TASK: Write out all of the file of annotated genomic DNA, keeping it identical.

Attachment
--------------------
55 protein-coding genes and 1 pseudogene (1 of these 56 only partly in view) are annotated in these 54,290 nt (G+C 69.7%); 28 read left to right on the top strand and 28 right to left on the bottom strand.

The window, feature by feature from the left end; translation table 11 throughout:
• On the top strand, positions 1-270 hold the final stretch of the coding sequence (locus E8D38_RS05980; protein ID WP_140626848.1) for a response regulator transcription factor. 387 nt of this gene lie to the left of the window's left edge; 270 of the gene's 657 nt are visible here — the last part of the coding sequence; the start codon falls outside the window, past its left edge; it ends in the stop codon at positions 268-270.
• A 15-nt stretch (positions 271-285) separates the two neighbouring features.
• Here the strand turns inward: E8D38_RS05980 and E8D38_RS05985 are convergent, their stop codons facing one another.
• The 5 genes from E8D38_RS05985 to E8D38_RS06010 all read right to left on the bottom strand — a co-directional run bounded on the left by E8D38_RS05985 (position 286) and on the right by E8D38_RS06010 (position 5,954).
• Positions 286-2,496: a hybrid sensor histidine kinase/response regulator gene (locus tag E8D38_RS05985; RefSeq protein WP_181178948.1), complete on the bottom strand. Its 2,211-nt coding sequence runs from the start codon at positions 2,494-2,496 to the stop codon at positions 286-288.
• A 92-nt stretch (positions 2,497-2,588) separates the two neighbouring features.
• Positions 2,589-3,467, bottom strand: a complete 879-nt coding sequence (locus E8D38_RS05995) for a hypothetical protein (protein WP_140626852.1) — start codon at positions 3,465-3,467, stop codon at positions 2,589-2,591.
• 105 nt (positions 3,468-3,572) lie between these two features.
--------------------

55 protein-coding genes and 1 pseudogene (1 of these 56 only partly in view) are annotated in these 54,290 nt (G+C 69.7%); 28 read left to right on the top strand and 28 right to left on the bottom strand.

The window, feature by feature from the left end; translation table 11 throughout:
• On the top strand, positions 1-270 hold the final stretch of the coding sequence (locus E8D38_RS05980; protein ID WP_140626848.1) for a response regulator transcription factor. 387 nt of this gene lie to the left of the window's left edge; 270 of the gene's 657 nt are visible here — the last part of the coding sequence; the start codon falls outside the window, past its left edge; it ends in the stop codon at positions 268-270.
• A 15-nt stretch (positions 271-285) separates the two neighbouring features.
• Here the strand turns inward: E8D38_RS05980 and E8D38_RS05985 are convergent, their stop codons facing one another.
• The 5 genes from E8D38_RS05985 to E8D38_RS06010 all read right to left on the bottom strand — a co-directional run bounded on the left by E8D38_RS05985 (position 286) and on the right by E8D38_RS06010 (position 5,954).
• Positions 286-2,496: a hybrid sensor histidine kinase/response regulator gene (locus tag E8D38_RS05985; RefSeq protein WP_181178948.1), complete on the bottom strand. Its 2,211-nt coding sequence runs from the start codon at positions 2,494-2,496 to the stop codon at positions 286-288.
• A 92-nt stretch (positions 2,497-2,588) separates the two neighbouring features.
• Positions 2,589-3,467, bottom strand: a complete 879-nt coding sequence (locus E8D38_RS05995) for a hypothetical protein (protein WP_140626852.1) — start codon at positions 3,465-3,467, stop codon at positions 2,589-2,591.
• 105 nt (positions 3,468-3,572) lie between these two features.